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OBAMA LEGACY: Quiet but big changes in energy, pollution 4.9.2016 Seattle Times: Local

HANGZHOU, China (AP) — Mostly unnoticed amid the political brawl over climate change, America has undergone a quiet transformation in how and where it gets its energy during Barack Obama’s presidency, slicing the nation’s output of polluting gases that are warming Earth. As politicians tangled in the United States and on the world stage, the […]
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The NFL’s First Translucent Roof Is a Super-Tough Monster 2.9.2016 Wired Top Stories
The NFL’s First Translucent Roof Is a Super-Tough Monster
Innovative new materials have been creeping into sports stadium construction around the world, providing both practical and aesthetic benefit. The post The NFL's First Translucent Roof Is a Super-Tough Monster appeared first on WIRED.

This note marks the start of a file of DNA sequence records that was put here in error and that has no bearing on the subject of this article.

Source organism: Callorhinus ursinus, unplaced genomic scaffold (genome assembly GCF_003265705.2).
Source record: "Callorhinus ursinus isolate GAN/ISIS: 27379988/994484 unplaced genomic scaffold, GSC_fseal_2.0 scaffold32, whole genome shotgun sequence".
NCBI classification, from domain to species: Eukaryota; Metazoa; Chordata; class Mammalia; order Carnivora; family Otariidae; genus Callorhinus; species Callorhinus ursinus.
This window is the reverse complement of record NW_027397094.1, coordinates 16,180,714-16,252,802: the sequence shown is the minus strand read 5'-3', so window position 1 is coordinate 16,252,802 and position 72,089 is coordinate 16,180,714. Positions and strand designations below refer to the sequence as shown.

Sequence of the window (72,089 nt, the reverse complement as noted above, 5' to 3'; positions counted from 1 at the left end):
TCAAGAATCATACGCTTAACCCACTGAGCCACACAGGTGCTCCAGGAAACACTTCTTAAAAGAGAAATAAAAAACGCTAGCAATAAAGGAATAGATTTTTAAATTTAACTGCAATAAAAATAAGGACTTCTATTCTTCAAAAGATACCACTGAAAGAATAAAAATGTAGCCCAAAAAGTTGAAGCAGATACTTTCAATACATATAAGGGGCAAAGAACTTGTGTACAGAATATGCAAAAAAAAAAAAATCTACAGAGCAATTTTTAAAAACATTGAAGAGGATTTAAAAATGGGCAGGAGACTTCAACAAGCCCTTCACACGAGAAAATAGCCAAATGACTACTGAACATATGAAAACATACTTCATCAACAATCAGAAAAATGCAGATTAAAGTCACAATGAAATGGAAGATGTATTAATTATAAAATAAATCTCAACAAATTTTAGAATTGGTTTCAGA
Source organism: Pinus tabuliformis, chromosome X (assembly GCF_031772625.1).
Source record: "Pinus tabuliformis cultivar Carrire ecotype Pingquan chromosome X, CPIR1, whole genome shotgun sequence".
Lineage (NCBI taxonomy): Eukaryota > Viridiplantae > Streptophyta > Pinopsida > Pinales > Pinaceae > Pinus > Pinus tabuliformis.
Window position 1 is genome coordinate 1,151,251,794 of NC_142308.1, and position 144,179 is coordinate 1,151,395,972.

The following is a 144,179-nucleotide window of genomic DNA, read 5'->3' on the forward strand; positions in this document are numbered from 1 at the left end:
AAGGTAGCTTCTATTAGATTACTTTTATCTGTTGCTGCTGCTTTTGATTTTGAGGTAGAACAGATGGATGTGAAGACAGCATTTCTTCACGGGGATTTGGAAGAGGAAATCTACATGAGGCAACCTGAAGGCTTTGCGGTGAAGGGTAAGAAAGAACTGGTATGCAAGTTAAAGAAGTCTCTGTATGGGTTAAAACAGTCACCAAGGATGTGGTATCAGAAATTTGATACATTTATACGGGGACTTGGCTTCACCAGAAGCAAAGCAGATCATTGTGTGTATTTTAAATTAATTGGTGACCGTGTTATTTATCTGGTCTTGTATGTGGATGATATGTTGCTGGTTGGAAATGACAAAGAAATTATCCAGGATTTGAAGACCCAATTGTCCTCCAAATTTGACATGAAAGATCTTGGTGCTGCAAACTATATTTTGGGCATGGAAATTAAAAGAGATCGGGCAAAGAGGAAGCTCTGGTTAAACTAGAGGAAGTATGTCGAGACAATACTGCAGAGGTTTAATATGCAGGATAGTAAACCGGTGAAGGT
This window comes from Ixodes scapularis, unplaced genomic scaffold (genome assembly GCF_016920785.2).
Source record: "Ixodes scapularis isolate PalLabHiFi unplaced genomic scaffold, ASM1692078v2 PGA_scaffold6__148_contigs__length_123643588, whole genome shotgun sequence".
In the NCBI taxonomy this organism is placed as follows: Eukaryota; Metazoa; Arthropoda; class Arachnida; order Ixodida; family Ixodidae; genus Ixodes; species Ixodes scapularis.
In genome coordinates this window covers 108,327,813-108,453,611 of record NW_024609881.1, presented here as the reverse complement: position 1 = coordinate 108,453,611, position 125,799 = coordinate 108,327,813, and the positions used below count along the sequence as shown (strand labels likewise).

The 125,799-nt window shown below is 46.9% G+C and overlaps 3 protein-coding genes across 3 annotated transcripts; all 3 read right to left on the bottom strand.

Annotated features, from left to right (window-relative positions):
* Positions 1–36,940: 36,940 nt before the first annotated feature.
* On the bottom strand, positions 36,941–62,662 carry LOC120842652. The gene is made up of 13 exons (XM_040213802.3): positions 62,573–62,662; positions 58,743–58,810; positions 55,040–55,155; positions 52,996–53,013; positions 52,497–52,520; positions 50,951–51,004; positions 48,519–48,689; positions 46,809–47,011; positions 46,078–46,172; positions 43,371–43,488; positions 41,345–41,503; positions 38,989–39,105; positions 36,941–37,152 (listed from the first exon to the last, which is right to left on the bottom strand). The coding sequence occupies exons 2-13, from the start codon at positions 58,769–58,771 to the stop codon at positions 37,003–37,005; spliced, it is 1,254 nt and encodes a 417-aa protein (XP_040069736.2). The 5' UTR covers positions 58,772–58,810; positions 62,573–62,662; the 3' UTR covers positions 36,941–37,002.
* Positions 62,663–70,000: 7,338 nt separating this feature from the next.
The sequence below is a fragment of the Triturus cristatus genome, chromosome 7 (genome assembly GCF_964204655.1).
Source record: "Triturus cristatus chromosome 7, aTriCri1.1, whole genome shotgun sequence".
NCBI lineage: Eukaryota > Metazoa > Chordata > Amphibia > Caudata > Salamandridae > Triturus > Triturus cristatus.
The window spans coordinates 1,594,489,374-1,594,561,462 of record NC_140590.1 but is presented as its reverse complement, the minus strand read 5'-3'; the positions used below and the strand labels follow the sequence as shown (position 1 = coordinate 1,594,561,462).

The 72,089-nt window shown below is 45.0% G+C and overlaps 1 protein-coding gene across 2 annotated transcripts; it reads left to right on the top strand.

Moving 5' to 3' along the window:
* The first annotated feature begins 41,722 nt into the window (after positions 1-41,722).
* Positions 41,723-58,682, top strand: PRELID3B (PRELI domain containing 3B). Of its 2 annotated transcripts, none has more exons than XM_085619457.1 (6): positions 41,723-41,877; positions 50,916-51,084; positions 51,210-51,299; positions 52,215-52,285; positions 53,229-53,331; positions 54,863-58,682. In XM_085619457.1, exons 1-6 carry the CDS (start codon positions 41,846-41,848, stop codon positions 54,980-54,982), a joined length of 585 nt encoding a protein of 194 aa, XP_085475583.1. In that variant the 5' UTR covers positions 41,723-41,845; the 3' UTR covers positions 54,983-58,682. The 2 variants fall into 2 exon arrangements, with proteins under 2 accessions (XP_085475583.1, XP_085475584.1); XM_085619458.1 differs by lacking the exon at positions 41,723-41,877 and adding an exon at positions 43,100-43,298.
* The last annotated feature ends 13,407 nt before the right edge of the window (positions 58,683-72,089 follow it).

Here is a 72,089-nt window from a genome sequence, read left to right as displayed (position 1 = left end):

London mayor Sadiq Khan opens theatre for South Asian arts 2.9.2016 New Kerala: World News
London, Sep 2 : London Mayor Sadiq Khan officially opened Tara Theatre, a new state-of-the-art venue in south London to showcase South Asian arts.
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Will Florida Voters Go Big for Solar? 30.8.2016 Mother Jones